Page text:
Keeping God in Godliness

Keeping God in Godliness

It is significant that 1 & 2 Timothy and Titus give special stress to godliness. As a matter of fact, the vast majority of the New Testament occurrences of the word is to be found in these books. The noun “godliness” is found ten times while the adverb “godly” occurs twice. “Godliness” has reference to a manner of life that reflects awesome respect and devotion to God. The fundamental message of 1 & 2 Timothy and Titus is that God’s people are to reflect a manner of life that shows awesome respect and devotion to God! How we need to keep God in godliness! Let’s trace this theme throughout these three books.

The message behind godliness must be the gospel of God. “Great indeed, we confess, is the mystery of godliness: He was manifested in the flesh, vindicated by the Spirit, seen by angels, proclaimed among the nations, believed on in the world, taken up in glory (1 Timothy 3:16). The point is simple – No gospel = no godliness.

The exercise of godliness requires diligent pursuit of God, rigorous training and growing discipline. Paul’s exhorts, “train yourself for godliness” (1 Timothy 4:7). He adds, “But as for you, O man of God, flee these things. Pursue righteousness, godliness, faith, love, steadfastness, gentleness” (1 Timothy 6:11). How’s your training going?

The value of godliness is far greater than that of any physical pursuit. This is because we are pursuing a relationship with the God of heaven! Paul says that “while bodily training is of some value, godliness is of value in every way, as it holds promise for the present life and also for the life to come” (1 Timothy 4:8). Our words and actions will reflect what we truly treasure! (Matthew 6:19-21; Colossians 3:1-4).

The method for becoming more godly is to learn from and to properly apply the word of God. “If anyone teaches a different doctrine and does not agree with the sound words of our Lord Jesus Christ and the teaching that accords with godliness, he is puffed up with conceit and understands nothing. He has an unhealthy craving for controversy and for quarrels about words, which produce envy, dissension, slander, evil suspicions, and constant friction among people who are depraved in mind and deprived of the truth” (1 Timothy 6:3-5). Titus 1:1 speaks of the necessity of knowing the truth, “which accords with godliness.” Low views of Scripture do not produce true godliness!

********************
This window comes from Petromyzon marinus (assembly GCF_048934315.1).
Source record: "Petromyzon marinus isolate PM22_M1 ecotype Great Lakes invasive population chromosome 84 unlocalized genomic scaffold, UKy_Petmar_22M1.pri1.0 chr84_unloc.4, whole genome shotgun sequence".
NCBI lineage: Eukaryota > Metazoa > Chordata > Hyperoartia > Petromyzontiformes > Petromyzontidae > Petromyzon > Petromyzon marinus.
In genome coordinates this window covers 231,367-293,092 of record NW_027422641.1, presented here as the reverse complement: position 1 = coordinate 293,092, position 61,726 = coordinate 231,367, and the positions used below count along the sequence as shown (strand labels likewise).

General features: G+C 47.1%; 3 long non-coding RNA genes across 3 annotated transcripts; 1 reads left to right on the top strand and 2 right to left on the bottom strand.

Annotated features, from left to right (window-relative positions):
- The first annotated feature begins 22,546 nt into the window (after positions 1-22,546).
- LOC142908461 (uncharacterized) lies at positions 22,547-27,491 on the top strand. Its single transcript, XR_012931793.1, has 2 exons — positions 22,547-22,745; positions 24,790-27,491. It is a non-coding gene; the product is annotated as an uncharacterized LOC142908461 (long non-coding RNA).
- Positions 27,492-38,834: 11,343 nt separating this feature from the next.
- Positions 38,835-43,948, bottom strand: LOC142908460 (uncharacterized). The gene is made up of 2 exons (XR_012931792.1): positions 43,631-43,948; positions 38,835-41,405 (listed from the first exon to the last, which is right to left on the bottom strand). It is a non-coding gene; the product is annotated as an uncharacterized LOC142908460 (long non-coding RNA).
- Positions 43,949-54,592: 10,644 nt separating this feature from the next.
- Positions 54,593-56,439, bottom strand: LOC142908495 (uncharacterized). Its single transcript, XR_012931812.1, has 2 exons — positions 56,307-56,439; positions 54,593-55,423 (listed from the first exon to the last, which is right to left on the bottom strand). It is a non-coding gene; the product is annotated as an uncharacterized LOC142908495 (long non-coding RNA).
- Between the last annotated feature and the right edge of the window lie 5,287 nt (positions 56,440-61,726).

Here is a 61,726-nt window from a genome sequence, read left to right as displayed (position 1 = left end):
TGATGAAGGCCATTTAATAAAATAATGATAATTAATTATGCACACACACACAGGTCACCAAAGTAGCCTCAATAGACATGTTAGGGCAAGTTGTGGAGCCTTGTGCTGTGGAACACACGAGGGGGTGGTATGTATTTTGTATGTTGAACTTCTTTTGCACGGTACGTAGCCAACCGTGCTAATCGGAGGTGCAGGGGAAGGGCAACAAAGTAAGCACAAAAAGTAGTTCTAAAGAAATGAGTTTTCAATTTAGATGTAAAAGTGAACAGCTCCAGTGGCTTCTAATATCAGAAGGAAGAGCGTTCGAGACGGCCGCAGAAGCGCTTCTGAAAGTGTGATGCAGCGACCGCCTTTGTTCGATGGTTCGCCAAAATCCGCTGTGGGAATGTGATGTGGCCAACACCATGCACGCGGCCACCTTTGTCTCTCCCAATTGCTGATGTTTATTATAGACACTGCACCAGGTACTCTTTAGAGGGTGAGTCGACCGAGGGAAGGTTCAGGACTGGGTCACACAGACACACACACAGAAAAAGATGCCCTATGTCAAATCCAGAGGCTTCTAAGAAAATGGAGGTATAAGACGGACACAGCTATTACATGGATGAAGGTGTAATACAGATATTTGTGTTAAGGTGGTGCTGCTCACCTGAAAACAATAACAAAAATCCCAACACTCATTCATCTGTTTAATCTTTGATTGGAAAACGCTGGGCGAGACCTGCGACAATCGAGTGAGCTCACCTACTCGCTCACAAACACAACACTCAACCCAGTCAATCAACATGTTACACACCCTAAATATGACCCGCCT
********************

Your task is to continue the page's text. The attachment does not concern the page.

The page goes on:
The motivation for godliness is the grace of God in providing Jesus. “For the grace of God has appeared, bringing salvation for all people, training us to renounce ungodliness and worldly passions, and to live self-controlled, upright, and godly lives in the present age” (Titus 2:11-12). Grace trains and instructs us how to live. To lack desire for greater godliness is to lack appreciation for grace. Grace is a school Christians have entered and in which we should be constantly developing and growing.

The abuse of godliness is serious. Some imagine “that godliness is a means of gain” (1 Timothy 6:5). Godliness can become a means of feeding our pride, of building our bank account, of becoming “somebody” of prominence and clout. But this prostitutes what godliness is really all about! Further, some have “the appearance of godliness,” but “deny its power. Avoid such people” (2 Timothy 3:5). It IS possible to take God out of godliness. When one does, there is a shell of a person lacking real life!

Godliness is NOT a condition into which we drift. It requires desire and effort. Neither can true godliness be found merely in our own means and strength – by leaving God out of the equation. Godliness is God’s people reflecting a manner of life that shows awesome respect and devotion to God. To understand this principle more is to better understand what it really means to honor and to glorify God.

Mike Vestal

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